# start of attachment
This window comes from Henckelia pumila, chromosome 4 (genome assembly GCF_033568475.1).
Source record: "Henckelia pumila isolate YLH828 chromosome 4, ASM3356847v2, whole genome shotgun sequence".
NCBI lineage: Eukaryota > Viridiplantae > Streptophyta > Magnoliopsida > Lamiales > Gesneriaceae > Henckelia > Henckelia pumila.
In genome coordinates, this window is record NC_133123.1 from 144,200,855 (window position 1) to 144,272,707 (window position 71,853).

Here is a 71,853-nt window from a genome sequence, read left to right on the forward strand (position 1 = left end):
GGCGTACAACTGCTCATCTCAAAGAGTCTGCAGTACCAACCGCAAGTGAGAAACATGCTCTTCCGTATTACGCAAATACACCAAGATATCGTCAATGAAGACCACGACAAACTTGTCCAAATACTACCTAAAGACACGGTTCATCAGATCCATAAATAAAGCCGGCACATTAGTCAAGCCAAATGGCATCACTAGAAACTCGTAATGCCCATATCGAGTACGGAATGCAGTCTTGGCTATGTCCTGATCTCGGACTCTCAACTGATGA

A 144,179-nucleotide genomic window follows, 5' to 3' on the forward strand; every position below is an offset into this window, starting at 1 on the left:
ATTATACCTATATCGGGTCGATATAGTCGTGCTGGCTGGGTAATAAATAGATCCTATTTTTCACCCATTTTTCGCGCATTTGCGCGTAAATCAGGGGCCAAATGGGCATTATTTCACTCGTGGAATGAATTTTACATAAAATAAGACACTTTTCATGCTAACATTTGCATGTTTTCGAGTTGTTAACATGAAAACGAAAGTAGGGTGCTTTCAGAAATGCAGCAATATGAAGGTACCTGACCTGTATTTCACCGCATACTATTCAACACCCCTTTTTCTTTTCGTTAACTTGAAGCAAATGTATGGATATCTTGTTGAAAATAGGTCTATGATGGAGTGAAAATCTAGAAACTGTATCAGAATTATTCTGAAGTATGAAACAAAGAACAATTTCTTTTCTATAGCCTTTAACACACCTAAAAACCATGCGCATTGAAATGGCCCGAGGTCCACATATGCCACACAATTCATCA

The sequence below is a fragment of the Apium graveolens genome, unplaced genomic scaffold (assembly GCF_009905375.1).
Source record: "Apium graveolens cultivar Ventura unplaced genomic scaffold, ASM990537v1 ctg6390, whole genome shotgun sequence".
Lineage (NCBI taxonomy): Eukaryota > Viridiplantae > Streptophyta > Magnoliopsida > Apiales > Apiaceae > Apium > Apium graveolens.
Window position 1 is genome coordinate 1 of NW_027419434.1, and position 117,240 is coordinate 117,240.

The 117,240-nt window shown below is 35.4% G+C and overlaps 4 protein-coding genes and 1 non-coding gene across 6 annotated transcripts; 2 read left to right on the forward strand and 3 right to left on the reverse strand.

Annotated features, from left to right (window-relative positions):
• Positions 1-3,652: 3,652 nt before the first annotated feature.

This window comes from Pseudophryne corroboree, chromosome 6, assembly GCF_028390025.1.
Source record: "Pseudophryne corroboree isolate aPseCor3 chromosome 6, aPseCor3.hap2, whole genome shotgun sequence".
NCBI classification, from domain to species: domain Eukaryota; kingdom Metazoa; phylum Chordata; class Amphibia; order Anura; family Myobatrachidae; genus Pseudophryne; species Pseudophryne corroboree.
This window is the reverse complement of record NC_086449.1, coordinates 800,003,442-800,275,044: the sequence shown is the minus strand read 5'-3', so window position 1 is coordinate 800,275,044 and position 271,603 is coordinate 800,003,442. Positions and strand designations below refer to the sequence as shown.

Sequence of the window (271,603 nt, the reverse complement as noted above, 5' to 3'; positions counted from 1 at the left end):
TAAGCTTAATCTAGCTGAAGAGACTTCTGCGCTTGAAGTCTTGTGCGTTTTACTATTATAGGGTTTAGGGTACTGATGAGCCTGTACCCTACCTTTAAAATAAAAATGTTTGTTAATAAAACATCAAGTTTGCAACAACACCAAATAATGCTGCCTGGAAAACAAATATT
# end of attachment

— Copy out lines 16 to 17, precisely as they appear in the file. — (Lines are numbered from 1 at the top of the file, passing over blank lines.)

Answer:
This window comes from Pseudophryne corroboree, chromosome 6, assembly GCF_028390025.1.
Source record: "Pseudophryne corroboree isolate aPseCor3 chromosome 6, aPseCor3.hap2, whole genome shotgun sequence".